Far from desolate, the view outside of my window is alive and draws you into the natural world. When it has been a long cold winter I feed the birds and little animals every crumb of our compost. The fact that we are not living in a mass of humanity makes us more humane, and the fact that we have to depend on each other for help occasionally makes us live a less isolated life than in a city.

Artists do seem to be drawn to the area; it is a good place to think and create. But that Anna Torma, internationally acclaimed artist that she is, is also known for her parties.  In the summer she makes goulash in a pot on an open fire and we all drink wine and sit on blankets under the weeping trees just as she did in her homeland.

We really do like Zellers!

Published November 24, 2011 by megdedwards

I opened a Facebook page called ‘Save our Amherst, N.S. Zellers’! and I meant it.

You would think living in a small rural area would save us from the constantly changing landscape of retail take overs but, in fact, it makes us all the more vulnerable to it.

There are two small towns near where we live and unless we want to drive for almost an hour to the shopping mecca, also known as Moncton, we need to be able to find presents and knick knacks at affordable prices nearby.

I remember when Sackville had an old Steadman’s, oh boy, those were the days!  A small Five and Dime with a selection of stuff from soap to toys. All you need, not too big. Locally owned. It is gone now and I  have been forced to go to Amherst, an odd town in neighboring Nova Scotia with lovely large houses reminiscent of a time when there must have been railway money, but now the town’s only draw is its malls on the outskirts of town and, two, count them, two Tim Horton’s. But at least I could still shop at our Canadian Zellers.

A confession, if I have to feed two kids and myself ,who is probably crashing during this shopping expedition, Tin Horton’s feeds three people with a shared muffin, bagel and cream cheese, tea and drinks for 10 bucks and you can’t beat that. No bad fries on offer.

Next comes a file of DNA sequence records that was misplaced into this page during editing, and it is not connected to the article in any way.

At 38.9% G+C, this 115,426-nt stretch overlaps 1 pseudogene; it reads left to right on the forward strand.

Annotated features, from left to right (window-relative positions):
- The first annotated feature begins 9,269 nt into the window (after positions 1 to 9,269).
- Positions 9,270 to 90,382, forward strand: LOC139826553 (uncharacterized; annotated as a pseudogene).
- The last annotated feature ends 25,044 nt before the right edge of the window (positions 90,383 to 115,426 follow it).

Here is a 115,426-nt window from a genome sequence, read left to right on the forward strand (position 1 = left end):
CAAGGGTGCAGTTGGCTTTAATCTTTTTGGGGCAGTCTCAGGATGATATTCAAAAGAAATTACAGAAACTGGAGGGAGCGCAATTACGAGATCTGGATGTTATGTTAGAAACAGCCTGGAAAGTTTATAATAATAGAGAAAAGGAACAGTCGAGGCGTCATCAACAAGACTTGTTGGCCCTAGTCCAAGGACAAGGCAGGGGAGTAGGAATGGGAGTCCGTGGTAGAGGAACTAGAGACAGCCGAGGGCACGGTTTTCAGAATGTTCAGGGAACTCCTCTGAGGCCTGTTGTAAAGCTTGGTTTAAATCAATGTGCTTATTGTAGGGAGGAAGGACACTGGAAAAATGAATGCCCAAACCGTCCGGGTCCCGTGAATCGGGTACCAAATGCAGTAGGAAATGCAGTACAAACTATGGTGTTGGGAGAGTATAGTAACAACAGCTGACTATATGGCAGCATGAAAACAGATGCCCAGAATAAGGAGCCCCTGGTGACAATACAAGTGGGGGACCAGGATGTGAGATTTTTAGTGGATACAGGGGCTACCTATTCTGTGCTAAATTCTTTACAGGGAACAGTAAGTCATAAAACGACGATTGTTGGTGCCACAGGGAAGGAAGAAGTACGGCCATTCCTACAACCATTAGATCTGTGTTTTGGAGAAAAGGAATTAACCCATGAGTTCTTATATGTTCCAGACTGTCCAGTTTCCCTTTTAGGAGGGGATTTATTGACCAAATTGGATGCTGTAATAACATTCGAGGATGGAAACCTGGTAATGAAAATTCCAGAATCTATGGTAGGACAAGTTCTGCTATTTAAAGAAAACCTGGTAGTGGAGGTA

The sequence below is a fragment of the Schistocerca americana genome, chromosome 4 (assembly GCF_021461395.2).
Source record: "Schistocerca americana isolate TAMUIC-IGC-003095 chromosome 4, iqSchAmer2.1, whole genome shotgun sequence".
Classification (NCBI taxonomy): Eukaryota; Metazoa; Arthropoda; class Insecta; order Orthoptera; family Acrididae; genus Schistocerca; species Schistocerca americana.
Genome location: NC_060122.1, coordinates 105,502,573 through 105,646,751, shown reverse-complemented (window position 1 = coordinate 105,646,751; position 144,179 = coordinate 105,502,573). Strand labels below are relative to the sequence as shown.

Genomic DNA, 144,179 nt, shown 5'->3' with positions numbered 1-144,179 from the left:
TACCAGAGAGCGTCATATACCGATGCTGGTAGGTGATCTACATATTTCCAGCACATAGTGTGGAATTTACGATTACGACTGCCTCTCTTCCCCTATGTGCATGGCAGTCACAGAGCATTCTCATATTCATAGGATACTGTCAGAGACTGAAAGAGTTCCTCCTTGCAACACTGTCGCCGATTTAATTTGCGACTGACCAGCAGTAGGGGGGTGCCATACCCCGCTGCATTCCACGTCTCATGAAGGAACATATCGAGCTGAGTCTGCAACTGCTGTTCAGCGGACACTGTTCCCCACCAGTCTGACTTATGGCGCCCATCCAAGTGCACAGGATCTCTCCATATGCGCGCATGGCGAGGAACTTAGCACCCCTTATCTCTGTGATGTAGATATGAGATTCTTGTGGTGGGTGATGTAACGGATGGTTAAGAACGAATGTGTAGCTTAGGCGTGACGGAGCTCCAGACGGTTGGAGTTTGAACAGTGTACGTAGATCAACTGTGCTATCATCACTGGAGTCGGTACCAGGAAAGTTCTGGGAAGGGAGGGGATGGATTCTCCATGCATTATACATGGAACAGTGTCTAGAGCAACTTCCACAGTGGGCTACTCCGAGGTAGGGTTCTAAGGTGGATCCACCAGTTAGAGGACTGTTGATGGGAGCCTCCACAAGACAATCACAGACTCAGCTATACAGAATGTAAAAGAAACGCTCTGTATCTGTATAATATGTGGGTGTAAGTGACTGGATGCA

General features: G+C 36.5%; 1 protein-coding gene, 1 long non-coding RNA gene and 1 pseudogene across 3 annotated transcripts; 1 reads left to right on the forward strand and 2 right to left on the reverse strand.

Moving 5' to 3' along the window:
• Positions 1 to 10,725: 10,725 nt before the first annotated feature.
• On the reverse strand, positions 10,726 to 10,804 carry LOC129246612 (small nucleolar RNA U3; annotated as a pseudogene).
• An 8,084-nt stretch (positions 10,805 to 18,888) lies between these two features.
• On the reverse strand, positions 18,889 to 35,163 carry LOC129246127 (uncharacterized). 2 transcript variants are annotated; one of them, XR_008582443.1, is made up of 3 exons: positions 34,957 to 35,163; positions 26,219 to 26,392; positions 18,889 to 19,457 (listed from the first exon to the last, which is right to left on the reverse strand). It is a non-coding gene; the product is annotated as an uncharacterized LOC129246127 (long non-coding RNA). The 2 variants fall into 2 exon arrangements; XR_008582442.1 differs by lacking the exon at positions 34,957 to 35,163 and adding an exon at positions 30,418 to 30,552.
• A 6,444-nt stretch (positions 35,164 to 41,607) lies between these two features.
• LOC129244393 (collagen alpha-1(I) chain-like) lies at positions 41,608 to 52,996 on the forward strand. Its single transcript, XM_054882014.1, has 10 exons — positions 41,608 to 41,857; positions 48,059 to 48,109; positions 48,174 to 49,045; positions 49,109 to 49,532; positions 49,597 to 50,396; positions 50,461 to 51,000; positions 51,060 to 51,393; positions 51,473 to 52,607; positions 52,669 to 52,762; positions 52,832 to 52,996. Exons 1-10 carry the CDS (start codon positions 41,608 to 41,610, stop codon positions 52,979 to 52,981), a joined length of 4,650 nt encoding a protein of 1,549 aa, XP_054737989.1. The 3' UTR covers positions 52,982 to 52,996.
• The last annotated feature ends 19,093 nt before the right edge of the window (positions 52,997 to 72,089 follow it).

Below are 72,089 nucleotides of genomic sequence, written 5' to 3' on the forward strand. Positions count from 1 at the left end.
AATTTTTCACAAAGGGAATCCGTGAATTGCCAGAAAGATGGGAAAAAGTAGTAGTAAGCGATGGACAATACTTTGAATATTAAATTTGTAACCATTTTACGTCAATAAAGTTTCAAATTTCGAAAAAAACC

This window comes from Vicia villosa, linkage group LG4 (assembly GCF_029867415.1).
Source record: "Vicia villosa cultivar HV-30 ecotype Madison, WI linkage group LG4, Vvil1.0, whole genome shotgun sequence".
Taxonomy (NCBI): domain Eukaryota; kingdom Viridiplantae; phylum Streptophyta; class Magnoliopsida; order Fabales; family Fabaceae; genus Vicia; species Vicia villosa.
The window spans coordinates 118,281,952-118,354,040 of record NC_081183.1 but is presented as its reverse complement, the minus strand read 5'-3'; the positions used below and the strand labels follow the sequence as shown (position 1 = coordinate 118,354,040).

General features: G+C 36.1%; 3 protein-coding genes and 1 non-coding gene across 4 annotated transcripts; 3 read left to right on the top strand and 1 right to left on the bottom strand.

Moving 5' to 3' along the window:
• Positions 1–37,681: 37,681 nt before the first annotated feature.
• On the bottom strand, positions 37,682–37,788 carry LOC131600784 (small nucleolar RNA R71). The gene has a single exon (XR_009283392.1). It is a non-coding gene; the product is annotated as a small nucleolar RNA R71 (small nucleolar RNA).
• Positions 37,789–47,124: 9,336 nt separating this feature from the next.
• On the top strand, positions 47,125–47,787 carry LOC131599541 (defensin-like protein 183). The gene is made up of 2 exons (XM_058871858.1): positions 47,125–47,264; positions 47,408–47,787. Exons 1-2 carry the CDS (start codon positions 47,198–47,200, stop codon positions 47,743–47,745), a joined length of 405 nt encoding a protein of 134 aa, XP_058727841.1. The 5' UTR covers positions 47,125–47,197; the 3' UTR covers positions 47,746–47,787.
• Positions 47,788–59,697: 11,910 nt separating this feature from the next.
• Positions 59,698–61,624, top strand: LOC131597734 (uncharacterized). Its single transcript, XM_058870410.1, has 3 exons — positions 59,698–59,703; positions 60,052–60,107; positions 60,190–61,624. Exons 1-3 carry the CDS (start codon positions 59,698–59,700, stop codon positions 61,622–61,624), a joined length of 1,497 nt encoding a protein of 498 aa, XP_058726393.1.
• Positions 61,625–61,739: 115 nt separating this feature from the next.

Back to Amherst, It also used to have a Burger King, now no longer. My son called it “Booger Queen’ , much to my delight.  We loved the Booger Queen. It had a play area, I had small children. It had veggie burgers and KD that  the kids liked and made me feel  that I was not offering my kids some meat from sad  cows taking up land in South America. There were some nice folk that worked there who probably don’t have any jobs at all now.

So off I go to Amherst these days, sans Booger Queen, for a modest Christmas and food shop. Amherst has a little mall with about ten stores in it,which is just my style. Practically right out of the seventies. This tiny mall does not give me a headache and I don’t have to pile in and out of the car too many times.

It has a  Zellers, a dollar store, an electronic shop, a strange store that sells clothing to old  ladies, another store that sells overpriced furniture,(I think these two shops are telling me something about the section of the demographic that has extra money)  a Sobey’s and a Tim Horton’s. Done.

It used to have a Blockbusters but that’s another story. Or, in fact, the same story. It is sad that small Canadian towns are so dependent on American mega businesses. I don’t like it. And we know that big corporations make big decisions about what is working and what makes ‘enough’ money, and that those decisions  have nothing to do with us.

For example, all the stores that are closing or have closed in Amherst were actually making money. They made enough money. People had jobs, and they liked those jobs. For every person I have talked to about corporate franchises closing down their local stores, I have been told that their store did make money. Burger King was popular, and so was Block Busters.